DVD Verdict
Home About Deals Gift Guide Blu-ray DVD Reviews Upcoming DVD Releases Contest Podcasts Judges Jury Room Contact  

Case Number 20865: Small Claims Court

Buy the DVD at Ann Arbor Film Festival

Ann Arbor Film Festival DVD Collection, Volume 3

IndiePix // 2009 // 96 Minutes // Not Rated
Reviewed by Appellate Judge James A. Stewart (Retired) // March 9th, 2011

• View Appellate Judge Stewart's Dossier
• E-mail Appellate Judge Stewart
• Printer Friendly Review


Every purchase you make through these Amazon links supports DVD Verdict's reviewing efforts. Thank you!

• Buy the DVD at Ann Arbor Film Festival

 

All Rise...

Bars and tone is one of Appellate Judge James A. Stewart's favorite classic TV shows.

Editor's Note

Our reviews of Ann Arbor Film Festival DVD Collection, Volume 1: Time Pieces (published January 17th, 2009) and Ann Arbor Film Festival DVD Collection, Volume 2: Unexplored Territories (published January 14th, 2010) are also available.

The Charge

"The longest-running independent and experimental film festival in North America."

The Case

With 48th Ann Arbor Film Festival: DVD Collection Volume 3, it's time to get weird, with alien invasions, robots, a cat and mouse couple, blood and body parts, and talking animals on the program.

The disc has nine short films:

• "Black Rain"
The fast, flickering images are puzzling but visually interesting. The background card that comes with the DVD says this stuff comes from STEREO, a pair of satellites following Earth's solar orbit. It's from England's Semiconductor (Ruth Jarman and Joe Gerhardt). (3 minutes)

• "The Attack of the Robots from Nebula-5"
A man tells viewers about the cosmic telegraph ray that changed his life by warning of an alien threat. He's serious, but it's silly. The film is in Spanish with English subtitles, and by Spain's Chema Garcia Ibarra. (7 minutes)

• "From the Archives of an Inventor"
This story of a man and his robot is just too long for a one-joke short. Once it turns boring, it's boring—even when the robot turns up at a topless parade. It's from Wisconsin's Stephen Wetzel, and it somehow won a jury award. (20 minutes)

• "Please Say Something"
A cartoon cat and mouse work through an unhappy marriage. The situations are extreme (it's a cartoon), but it has the ring of reality. It's also got a stylish computerized look. It's touching in a just plain strange sort of way. In meows and squeaks, with English subtitles that include profanity. It's from Germany's David OReilly, and it won the festival's best animated film award. (10 minutes)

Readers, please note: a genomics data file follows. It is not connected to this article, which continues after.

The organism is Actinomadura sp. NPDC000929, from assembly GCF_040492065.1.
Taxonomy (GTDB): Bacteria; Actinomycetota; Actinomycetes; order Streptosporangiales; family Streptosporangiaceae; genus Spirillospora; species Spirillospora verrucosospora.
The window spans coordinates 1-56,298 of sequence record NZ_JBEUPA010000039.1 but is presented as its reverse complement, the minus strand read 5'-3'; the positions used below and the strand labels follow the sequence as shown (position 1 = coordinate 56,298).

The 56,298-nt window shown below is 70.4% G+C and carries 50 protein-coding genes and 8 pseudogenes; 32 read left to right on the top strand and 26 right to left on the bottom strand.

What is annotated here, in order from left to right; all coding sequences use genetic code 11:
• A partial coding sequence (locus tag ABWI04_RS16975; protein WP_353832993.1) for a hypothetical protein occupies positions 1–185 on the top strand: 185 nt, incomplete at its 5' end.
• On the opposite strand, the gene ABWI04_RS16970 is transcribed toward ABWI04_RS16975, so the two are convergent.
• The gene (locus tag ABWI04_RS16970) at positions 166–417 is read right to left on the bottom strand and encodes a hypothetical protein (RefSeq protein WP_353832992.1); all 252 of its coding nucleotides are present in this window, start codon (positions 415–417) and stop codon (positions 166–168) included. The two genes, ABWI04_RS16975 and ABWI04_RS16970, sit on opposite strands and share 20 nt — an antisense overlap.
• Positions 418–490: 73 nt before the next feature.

• "Travelling Fields"
It looks like the fields—and a city—are travelling, upside-down. It's interesting to look at, anyway. This film is by Norway's Inger Lise Hansen. (9 minutes)

• "The Presentation Theme"
Inspired by the novel Sex and Death, it's about…sex and death, with a protagonist on a grim journey to see a priestess for some answers. It's crudely drawn, and that includes the meaning that covers "privates" and sex scenes. There's also some blood and body parts. It's by Chicago's Jim Trainor, and it won something called The Stan Brakhage Film at Wit's End Award. (14 minutes)

• "Vineland"
A drive-in is seen from a variety of angles as action and mayhem play out on the big screen. There's an interesting-looking industrial bleakness here. The card says this came from Los Angeles' last drive-in. It's by California's Laura Kraning, and it won a well-deserved jury award. (10 minutes)

• "Sleeping Bear"
Scenes from Sleeping Bear Dunes National Lakeshore in Michigan range from blades of grass to waves to an abandoned house. In grainy black-and-white with mainly ambient sound, it's sort of like an arty relaxation travelogue. Ann Arbor's Jack Cronin won the Best Michigan Filmmaker Award for it. (11 minutes)

• "Beauty Plus Pity"
A mix of animation and live footage provides the visuals for ruminations on children, deer hunting, zoos, and religion. There's profanity and irreverence toward religion (a song with animation presents God in need of his meds). Duke & Battersby of Syracuse, New York, claimed the Best of Festival Award for it. (14 minutes)

Minimal extras include two ad spots for the festival, a short on the making of one of the spots (it's interesting, actually), and bars and tone, presumably for viewers looking for something comforting and familiar from TV's past. The picture quality varies, but most of the source material could be described as rough.

If you aren't particularly a fan of short films, I didn't see anything here that's likely to change your mind. However, if you're already into the experimental, particularly if it's just plain strange, you'll want to check these out. While I was only impressed about half the time, I only found one ("From the Archives of an Inventor") tedious.

If you're in Los Angeles, you might want to check out that drive-in, too.

The Verdict

Not guilty. Bend your mind nine times, if you wish.

Give us your feedback!

Did we give Ann Arbor Film Festival DVD Collection, Volume 3 a fair trial? yes / no

Share This Review


Follow DVD Verdict


DVD Reviews Quick Index

• DVD Releases
• Recent DVD Reviews
• Search for a DVD review...

Scales of Justice

Judgment: 88

Perp Profile

Studio: IndiePix
Video Formats:
• Full Frame
Audio Formats:
• Dolby Digital 2.0 Stereo (English)
Subtitles:
• None
Running Time: 96 Minutes
Release Year: 2009
MPAA Rating: Not Rated
Genres:
• Independent
• Short Films

Distinguishing Marks

• Promos
• Background Card








DVD | Blu-ray | Upcoming DVD Releases | About | Staff | Jobs | Contact | Subscribe | Find us on Google+ | Privacy Policy

Review content copyright © 2011 James A. Stewart; Site design and review layout copyright © 2014 Verdict Partners LLC. All rights reserved.